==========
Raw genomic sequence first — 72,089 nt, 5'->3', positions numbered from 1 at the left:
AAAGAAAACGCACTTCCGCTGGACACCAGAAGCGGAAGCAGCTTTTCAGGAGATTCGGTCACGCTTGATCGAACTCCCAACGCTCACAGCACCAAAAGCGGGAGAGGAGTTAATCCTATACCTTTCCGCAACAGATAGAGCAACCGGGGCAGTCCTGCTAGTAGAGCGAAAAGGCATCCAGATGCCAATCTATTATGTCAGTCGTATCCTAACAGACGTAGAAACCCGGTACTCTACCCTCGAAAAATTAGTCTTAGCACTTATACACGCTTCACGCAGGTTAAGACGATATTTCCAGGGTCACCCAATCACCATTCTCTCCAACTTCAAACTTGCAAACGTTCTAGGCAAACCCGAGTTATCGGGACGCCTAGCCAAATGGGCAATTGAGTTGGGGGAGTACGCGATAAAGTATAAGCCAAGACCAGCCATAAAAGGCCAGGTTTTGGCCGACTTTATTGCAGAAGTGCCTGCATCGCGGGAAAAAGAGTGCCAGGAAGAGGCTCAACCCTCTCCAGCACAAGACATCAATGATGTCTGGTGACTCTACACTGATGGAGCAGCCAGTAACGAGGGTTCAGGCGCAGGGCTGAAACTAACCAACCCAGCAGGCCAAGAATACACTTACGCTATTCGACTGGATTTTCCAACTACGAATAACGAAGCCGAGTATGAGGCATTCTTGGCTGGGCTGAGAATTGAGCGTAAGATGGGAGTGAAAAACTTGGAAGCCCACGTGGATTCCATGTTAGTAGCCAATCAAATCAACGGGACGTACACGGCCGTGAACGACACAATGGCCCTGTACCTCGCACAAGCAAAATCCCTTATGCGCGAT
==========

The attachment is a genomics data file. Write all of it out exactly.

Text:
Raw genomic sequence first — 72,089 nt, 5'->3', positions numbered from 1 at the left:
AAAGAAAACGCACTTCCGCTGGACACCAGAAGCGGAAGCAGCTTTTCAGGAGATTCGGTCACGCTTGATCGAACTCCCAACGCTCACAGCACCAAAAGCGGGAGAGGAGTTAATCCTATACCTTTCCGCAACAGATAGAGCAACCGGGGCAGTCCTGCTAGTAGAGCGAAAAGGCATCCAGATGCCAATCTATTATGTCAGTCGTATCCTAACAGACGTAGAAACCCGGTACTCTACCCTCGAAAAATTAGTCTTAGCACTTATACACGCTTCACGCAGGTTAAGACGATATTTCCAGGGTCACCCAATCACCATTCTCTCCAACTTCAAACTTGCAAACGTTCTAGGCAAACCCGAGTTATCGGGACGCCTAGCCAAATGGGCAATTGAGTTGGGGGAGTACGCGATAAAGTATAAGCCAAGACCAGCCATAAAAGGCCAGGTTTTGGCCGACTTTATTGCAGAAGTGCCTGCATCGCGGGAAAAAGAGTGCCAGGAAGAGGCTCAACCCTCTCCAGCACAAGACATCAATGATGTCTGGTGACTCTACACTGATGGAGCAGCCAGTAACGAGGGTTCAGGCGCAGGGCTGAAACTAACCAACCCAGCAGGCCAAGAATACACTTACGCTATTCGACTGGATTTTCCAACTACGAATAACGAAGCCGAGTATGAGGCATTCTTGGCTGGGCTGAGAATTGAGCGTAAGATGGGAGTGAAAAACTTGGAAGCCCACGTGGATTCCATGTTAGTAGCCAATCAAATCAACGGGACGTACACGGCCGTGAACGACACAATGGCCCTGTACCTCGCACAAGCAAAATCCCTTATGCGCGAT